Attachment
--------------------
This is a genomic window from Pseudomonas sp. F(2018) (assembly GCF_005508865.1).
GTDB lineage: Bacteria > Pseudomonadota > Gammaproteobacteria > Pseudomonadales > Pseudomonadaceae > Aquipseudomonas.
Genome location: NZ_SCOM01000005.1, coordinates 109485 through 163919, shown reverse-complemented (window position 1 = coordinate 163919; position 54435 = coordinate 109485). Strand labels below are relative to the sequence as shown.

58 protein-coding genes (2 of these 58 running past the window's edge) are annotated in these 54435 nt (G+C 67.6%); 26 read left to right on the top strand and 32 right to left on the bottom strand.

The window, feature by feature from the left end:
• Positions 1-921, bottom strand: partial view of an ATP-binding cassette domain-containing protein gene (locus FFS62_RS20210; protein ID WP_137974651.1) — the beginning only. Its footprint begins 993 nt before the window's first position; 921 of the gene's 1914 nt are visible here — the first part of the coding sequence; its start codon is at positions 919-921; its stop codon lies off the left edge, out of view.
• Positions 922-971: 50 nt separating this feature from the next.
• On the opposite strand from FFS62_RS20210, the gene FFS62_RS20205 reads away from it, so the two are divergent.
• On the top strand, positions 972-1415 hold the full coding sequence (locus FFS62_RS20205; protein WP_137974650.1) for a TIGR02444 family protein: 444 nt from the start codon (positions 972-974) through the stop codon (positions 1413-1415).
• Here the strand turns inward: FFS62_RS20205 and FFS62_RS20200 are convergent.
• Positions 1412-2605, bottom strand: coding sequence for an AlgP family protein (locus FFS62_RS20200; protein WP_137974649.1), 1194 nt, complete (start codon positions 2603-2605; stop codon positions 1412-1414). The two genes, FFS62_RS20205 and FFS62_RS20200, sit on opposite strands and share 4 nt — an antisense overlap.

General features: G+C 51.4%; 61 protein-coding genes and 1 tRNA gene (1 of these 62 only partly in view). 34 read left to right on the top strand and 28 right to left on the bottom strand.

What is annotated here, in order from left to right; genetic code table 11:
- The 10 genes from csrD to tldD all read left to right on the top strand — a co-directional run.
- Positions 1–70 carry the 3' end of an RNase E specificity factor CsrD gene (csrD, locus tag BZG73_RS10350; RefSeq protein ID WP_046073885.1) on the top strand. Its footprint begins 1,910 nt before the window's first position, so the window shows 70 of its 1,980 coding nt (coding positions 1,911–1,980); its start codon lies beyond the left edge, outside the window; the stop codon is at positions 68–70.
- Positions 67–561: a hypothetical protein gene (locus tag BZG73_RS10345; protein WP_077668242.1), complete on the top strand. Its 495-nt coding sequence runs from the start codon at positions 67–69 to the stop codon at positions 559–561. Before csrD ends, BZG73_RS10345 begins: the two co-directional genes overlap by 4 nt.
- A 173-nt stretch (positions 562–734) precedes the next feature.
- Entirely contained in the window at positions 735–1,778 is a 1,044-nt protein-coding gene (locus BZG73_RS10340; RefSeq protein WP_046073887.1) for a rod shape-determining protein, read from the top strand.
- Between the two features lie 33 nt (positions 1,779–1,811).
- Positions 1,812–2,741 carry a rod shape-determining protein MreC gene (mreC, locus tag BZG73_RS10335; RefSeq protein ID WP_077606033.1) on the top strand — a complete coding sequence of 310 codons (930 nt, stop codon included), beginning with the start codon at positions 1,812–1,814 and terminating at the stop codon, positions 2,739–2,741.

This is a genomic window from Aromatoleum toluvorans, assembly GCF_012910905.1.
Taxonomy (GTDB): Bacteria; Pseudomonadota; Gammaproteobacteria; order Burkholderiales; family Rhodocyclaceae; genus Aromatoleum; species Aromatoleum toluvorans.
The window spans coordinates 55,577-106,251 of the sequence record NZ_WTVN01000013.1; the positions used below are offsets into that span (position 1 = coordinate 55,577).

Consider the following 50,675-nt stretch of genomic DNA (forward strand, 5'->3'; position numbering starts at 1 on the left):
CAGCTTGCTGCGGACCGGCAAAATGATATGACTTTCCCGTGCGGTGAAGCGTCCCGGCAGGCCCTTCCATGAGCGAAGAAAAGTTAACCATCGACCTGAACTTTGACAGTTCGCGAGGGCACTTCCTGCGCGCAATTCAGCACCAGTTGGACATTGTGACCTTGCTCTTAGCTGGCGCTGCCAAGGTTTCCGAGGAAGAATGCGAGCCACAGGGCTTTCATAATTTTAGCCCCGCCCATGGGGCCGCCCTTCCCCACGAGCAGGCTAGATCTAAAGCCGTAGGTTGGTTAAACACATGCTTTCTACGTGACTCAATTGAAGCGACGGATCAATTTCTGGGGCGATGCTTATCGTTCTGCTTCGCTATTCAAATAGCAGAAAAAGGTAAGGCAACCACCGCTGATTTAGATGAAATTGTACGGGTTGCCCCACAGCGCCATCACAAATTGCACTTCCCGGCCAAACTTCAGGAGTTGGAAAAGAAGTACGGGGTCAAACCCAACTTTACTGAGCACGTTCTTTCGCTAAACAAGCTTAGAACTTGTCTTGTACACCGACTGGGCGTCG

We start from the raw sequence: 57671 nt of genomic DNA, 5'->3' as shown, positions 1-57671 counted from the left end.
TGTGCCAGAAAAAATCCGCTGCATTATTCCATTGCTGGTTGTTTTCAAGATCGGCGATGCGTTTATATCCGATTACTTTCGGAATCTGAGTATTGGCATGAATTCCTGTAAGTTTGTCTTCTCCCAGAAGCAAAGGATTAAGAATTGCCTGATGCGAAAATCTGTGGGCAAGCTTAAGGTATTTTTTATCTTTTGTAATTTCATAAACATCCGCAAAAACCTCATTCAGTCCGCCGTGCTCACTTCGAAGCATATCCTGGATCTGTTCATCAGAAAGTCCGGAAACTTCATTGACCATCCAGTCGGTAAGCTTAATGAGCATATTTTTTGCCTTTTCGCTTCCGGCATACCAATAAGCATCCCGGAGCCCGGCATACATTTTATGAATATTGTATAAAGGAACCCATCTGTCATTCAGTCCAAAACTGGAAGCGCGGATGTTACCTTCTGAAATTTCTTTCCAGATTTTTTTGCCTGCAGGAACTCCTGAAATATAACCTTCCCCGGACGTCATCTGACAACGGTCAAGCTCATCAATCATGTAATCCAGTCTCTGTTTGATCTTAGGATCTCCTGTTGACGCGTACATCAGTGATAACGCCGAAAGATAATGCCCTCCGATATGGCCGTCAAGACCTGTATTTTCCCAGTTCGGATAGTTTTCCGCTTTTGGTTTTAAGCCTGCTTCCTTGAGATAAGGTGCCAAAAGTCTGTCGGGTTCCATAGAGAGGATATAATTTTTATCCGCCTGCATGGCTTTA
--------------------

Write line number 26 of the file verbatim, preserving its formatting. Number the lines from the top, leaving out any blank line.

We start from the raw sequence: 57671 nt of genomic DNA, 5'->3' as shown, positions 1-57671 counted from the left end.